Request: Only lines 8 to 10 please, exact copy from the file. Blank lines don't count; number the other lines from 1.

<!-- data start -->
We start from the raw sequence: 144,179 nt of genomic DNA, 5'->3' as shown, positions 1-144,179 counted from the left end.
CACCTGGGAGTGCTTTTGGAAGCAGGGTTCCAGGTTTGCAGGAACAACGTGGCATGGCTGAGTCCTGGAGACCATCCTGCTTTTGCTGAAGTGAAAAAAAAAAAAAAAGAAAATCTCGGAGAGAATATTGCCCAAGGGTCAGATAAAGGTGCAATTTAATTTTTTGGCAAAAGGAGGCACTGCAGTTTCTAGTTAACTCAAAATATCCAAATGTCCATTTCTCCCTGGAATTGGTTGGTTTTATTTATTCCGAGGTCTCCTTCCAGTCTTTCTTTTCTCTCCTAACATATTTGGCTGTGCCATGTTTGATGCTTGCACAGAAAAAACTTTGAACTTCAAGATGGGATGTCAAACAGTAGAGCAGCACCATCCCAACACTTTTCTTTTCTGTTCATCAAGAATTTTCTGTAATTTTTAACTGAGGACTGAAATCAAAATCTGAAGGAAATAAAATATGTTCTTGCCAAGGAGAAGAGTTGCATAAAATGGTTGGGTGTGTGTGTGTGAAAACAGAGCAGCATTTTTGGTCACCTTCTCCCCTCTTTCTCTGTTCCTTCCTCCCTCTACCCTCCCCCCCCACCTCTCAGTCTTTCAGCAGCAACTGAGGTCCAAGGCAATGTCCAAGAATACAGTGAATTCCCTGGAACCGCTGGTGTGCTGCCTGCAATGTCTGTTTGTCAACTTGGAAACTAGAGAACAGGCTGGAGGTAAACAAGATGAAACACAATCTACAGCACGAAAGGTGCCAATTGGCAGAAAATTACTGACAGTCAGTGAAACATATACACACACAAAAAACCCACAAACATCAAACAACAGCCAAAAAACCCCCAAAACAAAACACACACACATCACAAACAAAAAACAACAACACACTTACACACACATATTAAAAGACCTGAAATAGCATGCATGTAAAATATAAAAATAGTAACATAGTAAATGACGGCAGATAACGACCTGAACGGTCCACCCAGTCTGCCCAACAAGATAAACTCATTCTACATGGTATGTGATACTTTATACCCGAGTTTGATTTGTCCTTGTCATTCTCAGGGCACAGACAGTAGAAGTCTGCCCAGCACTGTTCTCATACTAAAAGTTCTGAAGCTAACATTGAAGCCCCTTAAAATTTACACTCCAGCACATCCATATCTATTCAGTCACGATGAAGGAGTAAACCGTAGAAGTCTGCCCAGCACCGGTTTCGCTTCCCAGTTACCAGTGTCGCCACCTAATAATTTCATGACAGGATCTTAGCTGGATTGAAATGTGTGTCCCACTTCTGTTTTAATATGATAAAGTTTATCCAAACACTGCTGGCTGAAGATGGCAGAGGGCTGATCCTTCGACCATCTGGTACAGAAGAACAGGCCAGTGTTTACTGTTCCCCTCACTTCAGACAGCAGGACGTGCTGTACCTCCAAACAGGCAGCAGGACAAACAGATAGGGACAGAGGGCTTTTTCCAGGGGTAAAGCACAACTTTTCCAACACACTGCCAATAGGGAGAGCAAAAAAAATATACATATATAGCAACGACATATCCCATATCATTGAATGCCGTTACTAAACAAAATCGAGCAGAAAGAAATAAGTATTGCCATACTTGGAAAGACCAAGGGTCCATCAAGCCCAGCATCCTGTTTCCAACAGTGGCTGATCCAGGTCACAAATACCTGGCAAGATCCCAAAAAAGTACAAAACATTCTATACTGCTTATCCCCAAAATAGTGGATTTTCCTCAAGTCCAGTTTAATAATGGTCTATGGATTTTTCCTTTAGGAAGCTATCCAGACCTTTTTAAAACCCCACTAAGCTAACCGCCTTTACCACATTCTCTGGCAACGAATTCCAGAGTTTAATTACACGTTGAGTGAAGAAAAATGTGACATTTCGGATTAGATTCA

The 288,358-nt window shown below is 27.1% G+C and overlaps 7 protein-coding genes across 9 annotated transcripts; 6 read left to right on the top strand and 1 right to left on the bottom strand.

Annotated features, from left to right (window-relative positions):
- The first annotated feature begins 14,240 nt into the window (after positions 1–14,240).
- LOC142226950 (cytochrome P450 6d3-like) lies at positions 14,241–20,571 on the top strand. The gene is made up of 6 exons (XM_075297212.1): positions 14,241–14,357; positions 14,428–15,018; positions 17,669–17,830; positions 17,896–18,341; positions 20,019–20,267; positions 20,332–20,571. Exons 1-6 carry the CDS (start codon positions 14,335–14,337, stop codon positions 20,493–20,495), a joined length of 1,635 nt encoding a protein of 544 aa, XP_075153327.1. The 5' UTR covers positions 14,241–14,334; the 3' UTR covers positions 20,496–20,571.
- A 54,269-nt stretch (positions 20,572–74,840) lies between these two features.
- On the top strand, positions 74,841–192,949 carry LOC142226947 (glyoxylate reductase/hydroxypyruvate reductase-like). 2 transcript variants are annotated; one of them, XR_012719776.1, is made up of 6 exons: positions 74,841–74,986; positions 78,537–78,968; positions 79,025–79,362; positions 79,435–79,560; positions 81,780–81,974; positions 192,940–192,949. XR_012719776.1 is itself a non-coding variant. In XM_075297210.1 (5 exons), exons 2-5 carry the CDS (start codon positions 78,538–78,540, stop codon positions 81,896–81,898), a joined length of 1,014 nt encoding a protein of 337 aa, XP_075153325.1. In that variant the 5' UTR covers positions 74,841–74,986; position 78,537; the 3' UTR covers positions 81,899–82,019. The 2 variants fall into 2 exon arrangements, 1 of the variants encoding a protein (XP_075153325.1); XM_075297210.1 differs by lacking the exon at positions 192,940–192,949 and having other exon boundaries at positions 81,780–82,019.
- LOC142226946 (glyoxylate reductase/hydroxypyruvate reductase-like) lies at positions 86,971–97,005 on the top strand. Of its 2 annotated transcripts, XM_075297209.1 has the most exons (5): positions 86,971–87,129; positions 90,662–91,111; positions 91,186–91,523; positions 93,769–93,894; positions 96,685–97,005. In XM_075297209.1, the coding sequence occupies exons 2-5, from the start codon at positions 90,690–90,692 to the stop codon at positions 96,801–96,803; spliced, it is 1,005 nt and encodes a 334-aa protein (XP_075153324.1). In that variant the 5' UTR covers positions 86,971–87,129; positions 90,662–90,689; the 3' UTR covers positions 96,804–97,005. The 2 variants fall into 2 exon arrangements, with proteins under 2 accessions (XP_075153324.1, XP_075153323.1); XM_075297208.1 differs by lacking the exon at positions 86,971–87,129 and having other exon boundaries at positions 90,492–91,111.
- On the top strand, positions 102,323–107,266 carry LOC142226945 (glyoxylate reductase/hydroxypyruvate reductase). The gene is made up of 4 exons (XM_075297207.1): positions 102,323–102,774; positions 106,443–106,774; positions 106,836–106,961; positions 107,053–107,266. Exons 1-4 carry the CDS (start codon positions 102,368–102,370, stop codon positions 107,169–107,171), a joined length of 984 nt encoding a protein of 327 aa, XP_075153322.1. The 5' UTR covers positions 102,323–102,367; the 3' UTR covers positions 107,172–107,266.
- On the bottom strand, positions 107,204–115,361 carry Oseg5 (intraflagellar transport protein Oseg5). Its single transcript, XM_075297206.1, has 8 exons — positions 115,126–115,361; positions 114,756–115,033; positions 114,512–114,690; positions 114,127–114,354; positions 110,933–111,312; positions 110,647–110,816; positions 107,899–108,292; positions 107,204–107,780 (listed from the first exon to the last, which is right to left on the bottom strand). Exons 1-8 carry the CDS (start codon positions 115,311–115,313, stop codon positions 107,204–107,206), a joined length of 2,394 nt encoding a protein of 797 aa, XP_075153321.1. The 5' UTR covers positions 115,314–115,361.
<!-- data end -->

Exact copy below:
- On the top strand, positions 74,841–192,949 carry LOC142226947 (glyoxylate reductase/hydroxypyruvate reductase-like). 2 transcript variants are annotated; one of them, XR_012719776.1, is made up of 6 exons: positions 74,841–74,986; positions 78,537–78,968; positions 79,025–79,362; positions 79,435–79,560; positions 81,780–81,974; positions 192,940–192,949. XR_012719776.1 is itself a non-coding variant. In XM_075297210.1 (5 exons), exons 2-5 carry the CDS (start codon positions 78,538–78,540, stop codon positions 81,896–81,898), a joined length of 1,014 nt encoding a protein of 337 aa, XP_075153325.1. In that variant the 5' UTR covers positions 74,841–74,986; position 78,537; the 3' UTR covers positions 81,899–82,019. The 2 variants fall into 2 exon arrangements, 1 of the variants encoding a protein (XP_075153325.1); XM_075297210.1 differs by lacking the exon at positions 192,940–192,949 and having other exon boundaries at positions 81,780–82,019.
- LOC142226946 (glyoxylate reductase/hydroxypyruvate reductase-like) lies at positions 86,971–97,005 on the top strand. Of its 2 annotated transcripts, XM_075297209.1 has the most exons (5): positions 86,971–87,129; positions 90,662–91,111; positions 91,186–91,523; positions 93,769–93,894; positions 96,685–97,005. In XM_075297209.1, the coding sequence occupies exons 2-5, from the start codon at positions 90,690–90,692 to the stop codon at positions 96,801–96,803; spliced, it is 1,005 nt and encodes a 334-aa protein (XP_075153324.1). In that variant the 5' UTR covers positions 86,971–87,129; positions 90,662–90,689; the 3' UTR covers positions 96,804–97,005. The 2 variants fall into 2 exon arrangements, with proteins under 2 accessions (XP_075153324.1, XP_075153323.1); XM_075297208.1 differs by lacking the exon at positions 86,971–87,129 and having other exon boundaries at positions 90,492–91,111.
- On the top strand, positions 102,323–107,266 carry LOC142226945 (glyoxylate reductase/hydroxypyruvate reductase). The gene is made up of 4 exons (XM_075297207.1): positions 102,323–102,774; positions 106,443–106,774; positions 106,836–106,961; positions 107,053–107,266. Exons 1-4 carry the CDS (start codon positions 102,368–102,370, stop codon positions 107,169–107,171), a joined length of 984 nt encoding a protein of 327 aa, XP_075153322.1. The 5' UTR covers positions 102,323–102,367; the 3' UTR covers positions 107,172–107,266.